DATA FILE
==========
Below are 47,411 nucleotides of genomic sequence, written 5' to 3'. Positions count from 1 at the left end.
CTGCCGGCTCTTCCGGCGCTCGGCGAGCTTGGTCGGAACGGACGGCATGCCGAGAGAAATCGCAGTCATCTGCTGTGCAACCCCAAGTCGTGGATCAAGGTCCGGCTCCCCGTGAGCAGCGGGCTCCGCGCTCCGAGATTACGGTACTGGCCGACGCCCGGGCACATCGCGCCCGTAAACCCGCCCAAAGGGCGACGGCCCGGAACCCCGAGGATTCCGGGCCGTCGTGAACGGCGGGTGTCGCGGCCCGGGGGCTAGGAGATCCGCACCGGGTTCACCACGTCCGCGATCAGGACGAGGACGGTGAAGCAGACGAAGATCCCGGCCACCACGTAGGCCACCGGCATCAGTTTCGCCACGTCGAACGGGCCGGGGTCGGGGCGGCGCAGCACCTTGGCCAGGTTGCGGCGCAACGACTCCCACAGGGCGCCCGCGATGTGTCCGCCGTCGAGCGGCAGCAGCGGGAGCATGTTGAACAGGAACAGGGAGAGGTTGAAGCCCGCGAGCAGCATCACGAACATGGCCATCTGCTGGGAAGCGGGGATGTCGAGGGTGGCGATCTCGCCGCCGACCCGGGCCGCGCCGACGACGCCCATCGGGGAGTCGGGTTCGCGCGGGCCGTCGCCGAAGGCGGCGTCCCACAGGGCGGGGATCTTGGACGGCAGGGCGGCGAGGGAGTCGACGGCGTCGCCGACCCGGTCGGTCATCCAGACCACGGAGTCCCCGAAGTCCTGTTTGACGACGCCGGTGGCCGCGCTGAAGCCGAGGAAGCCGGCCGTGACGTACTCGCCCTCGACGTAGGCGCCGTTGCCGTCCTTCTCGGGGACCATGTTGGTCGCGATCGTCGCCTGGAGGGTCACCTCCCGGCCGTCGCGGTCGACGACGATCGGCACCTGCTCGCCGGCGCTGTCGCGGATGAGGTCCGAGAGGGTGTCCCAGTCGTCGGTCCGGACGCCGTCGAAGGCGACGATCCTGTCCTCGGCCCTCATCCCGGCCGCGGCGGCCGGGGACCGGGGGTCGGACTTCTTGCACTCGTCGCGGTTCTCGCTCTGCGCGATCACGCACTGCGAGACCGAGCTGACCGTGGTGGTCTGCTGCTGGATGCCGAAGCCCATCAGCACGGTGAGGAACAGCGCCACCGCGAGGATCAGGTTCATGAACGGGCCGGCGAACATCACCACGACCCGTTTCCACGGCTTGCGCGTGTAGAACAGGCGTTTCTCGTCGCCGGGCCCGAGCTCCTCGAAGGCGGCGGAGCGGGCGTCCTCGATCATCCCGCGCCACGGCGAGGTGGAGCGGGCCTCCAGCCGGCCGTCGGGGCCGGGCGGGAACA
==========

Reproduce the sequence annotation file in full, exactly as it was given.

Below are 47,411 nucleotides of genomic sequence, written 5' to 3'. Positions count from 1 at the left end.
CTGCCGGCTCTTCCGGCGCTCGGCGAGCTTGGTCGGAACGGACGGCATGCCGAGAGAAATCGCAGTCATCTGCTGTGCAACCCCAAGTCGTGGATCAAGGTCCGGCTCCCCGTGAGCAGCGGGCTCCGCGCTCCGAGATTACGGTACTGGCCGACGCCCGGGCACATCGCGCCCGTAAACCCGCCCAAAGGGCGACGGCCCGGAACCCCGAGGATTCCGGGCCGTCGTGAACGGCGGGTGTCGCGGCCCGGGGGCTAGGAGATCCGCACCGGGTTCACCACGTCCGCGATCAGGACGAGGACGGTGAAGCAGACGAAGATCCCGGCCACCACGTAGGCCACCGGCATCAGTTTCGCCACGTCGAACGGGCCGGGGTCGGGGCGGCGCAGCACCTTGGCCAGGTTGCGGCGCAACGACTCCCACAGGGCGCCCGCGATGTGTCCGCCGTCGAGCGGCAGCAGCGGGAGCATGTTGAACAGGAACAGGGAGAGGTTGAAGCCCGCGAGCAGCATCACGAACATGGCCATCTGCTGGGAAGCGGGGATGTCGAGGGTGGCGATCTCGCCGCCGACCCGGGCCGCGCCGACGACGCCCATCGGGGAGTCGGGTTCGCGCGGGCCGTCGCCGAAGGCGGCGTCCCACAGGGCGGGGATCTTGGACGGCAGGGCGGCGAGGGAGTCGACGGCGTCGCCGACCCGGTCGGTCATCCAGACCACGGAGTCCCCGAAGTCCTGTTTGACGACGCCGGTGGCCGCGCTGAAGCCGAGGAAGCCGGCCGTGACGTACTCGCCCTCGACGTAGGCGCCGTTGCCGTCCTTCTCGGGGACCATGTTGGTCGCGATCGTCGCCTGGAGGGTCACCTCCCGGCCGTCGCGGTCGACGACGATCGGCACCTGCTCGCCGGCGCTGTCGCGGATGAGGTCCGAGAGGGTGTCCCAGTCGTCGGTCCGGACGCCGTCGAAGGCGACGATCCTGTCCTCGGCCCTCATCCCGGCCGCGGCGGCCGGGGACCGGGGGTCGGACTTCTTGCACTCGTCGCGGTTCTCGCTCTGCGCGATCACGCACTGCGAGACCGAGCTGACCGTGGTGGTCTGCTGCTGGATGCCGAAGCCCATCAGCACGGTGAGGAACAGCGCCACCGCGAGGATCAGGTTCATGAACGGGCCGGCGAACATCACCACGACCCGTTTCCACGGCTTGCGCGTGTAGAACAGGCGTTTCTCGTCGCCGGGCCCGAGCTCCTCGAAGGCGGCGGAGCGGGCGTCCTCGATCATCCCGCGCCACGGCGAGGTGGAGCGGGCCTCCAGCCGGCCGTCGGGGCCGGGCGGGAACA